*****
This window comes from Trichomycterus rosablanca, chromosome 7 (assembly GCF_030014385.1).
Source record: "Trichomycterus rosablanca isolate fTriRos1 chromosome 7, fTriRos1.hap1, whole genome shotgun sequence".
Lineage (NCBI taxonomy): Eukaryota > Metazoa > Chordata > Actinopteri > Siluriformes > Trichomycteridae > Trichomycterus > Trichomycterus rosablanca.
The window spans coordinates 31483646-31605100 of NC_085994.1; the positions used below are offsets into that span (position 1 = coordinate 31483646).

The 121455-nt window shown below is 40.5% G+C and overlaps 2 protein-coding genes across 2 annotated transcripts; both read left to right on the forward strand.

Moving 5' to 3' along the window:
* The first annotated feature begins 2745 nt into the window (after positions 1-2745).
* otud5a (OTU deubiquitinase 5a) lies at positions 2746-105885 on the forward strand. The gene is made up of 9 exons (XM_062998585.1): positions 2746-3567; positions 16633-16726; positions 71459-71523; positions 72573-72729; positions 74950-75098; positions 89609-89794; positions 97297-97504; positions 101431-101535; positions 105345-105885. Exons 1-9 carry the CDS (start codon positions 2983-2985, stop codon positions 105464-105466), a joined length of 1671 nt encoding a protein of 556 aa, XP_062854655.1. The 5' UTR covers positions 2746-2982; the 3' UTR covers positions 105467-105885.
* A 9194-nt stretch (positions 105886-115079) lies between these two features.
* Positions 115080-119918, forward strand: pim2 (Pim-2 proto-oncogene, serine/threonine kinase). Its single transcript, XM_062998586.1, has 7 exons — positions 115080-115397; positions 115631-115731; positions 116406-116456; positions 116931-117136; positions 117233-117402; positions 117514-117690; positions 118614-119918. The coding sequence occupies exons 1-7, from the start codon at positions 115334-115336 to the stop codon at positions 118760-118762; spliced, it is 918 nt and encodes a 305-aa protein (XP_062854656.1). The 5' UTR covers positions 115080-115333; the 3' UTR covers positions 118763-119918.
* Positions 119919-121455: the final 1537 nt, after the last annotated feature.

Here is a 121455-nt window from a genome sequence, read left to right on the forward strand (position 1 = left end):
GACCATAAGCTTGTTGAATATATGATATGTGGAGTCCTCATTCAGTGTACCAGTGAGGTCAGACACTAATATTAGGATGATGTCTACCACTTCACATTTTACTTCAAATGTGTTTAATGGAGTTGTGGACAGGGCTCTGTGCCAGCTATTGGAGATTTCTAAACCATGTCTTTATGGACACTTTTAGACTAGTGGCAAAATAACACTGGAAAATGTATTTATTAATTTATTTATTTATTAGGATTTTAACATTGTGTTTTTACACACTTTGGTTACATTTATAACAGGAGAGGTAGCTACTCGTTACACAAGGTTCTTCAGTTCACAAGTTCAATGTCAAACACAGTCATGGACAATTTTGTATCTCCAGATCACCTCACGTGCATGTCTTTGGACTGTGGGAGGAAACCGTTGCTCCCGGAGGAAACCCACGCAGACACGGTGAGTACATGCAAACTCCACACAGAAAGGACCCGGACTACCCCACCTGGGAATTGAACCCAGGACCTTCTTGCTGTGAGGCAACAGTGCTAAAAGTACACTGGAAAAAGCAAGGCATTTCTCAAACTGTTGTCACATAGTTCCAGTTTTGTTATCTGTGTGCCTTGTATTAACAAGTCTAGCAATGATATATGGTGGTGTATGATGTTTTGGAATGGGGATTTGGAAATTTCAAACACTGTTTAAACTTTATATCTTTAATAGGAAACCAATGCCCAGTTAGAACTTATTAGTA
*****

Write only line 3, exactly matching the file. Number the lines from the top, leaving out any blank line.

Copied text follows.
Lineage (NCBI taxonomy): Eukaryota > Metazoa > Chordata > Actinopteri > Siluriformes > Trichomycteridae > Trichomycterus > Trichomycterus rosablanca.